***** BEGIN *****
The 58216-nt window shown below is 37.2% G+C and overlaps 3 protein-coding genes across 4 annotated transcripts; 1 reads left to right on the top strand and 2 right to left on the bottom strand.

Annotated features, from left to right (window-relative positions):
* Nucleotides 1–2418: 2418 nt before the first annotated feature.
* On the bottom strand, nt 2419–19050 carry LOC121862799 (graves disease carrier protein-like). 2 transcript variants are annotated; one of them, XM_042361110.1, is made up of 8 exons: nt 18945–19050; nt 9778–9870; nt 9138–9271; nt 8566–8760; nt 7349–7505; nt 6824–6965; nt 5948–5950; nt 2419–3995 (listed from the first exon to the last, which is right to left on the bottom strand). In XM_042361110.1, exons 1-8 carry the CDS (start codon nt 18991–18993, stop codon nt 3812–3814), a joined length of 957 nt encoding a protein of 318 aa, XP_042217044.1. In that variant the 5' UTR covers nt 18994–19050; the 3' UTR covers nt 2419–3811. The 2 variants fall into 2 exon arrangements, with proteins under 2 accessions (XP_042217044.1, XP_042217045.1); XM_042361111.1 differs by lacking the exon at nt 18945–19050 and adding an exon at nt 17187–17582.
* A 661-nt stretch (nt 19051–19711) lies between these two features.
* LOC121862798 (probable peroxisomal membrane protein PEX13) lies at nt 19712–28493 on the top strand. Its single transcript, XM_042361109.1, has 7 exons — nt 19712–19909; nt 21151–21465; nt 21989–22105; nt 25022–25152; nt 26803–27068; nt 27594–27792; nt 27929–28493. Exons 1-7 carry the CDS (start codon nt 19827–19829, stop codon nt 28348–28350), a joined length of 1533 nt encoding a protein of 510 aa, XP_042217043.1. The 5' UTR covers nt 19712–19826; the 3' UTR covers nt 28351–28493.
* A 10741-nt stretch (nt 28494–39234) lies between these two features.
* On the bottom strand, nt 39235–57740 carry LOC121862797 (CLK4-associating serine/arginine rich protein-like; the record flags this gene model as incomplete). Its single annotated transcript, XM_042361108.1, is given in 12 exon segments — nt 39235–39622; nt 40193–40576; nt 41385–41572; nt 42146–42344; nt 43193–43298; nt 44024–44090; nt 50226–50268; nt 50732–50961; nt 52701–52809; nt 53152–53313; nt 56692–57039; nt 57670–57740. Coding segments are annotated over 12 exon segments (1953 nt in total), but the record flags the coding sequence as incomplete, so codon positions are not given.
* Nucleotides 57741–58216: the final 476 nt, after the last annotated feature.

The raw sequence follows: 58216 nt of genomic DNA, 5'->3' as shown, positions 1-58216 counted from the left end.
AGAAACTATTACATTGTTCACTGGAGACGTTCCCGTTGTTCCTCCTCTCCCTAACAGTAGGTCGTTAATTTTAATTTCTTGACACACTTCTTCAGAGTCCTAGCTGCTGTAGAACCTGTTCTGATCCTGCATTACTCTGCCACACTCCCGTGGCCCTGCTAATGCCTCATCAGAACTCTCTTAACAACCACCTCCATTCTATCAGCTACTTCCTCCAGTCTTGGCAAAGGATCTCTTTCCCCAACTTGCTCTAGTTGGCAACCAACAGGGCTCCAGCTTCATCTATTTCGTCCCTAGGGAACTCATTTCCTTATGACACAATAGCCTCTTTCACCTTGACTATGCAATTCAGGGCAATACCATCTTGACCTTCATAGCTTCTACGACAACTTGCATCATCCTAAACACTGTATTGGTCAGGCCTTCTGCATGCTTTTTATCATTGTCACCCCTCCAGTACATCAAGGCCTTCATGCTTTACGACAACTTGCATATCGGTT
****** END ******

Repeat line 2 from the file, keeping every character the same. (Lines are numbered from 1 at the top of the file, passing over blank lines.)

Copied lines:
Annotated features, from left to right (window-relative positions):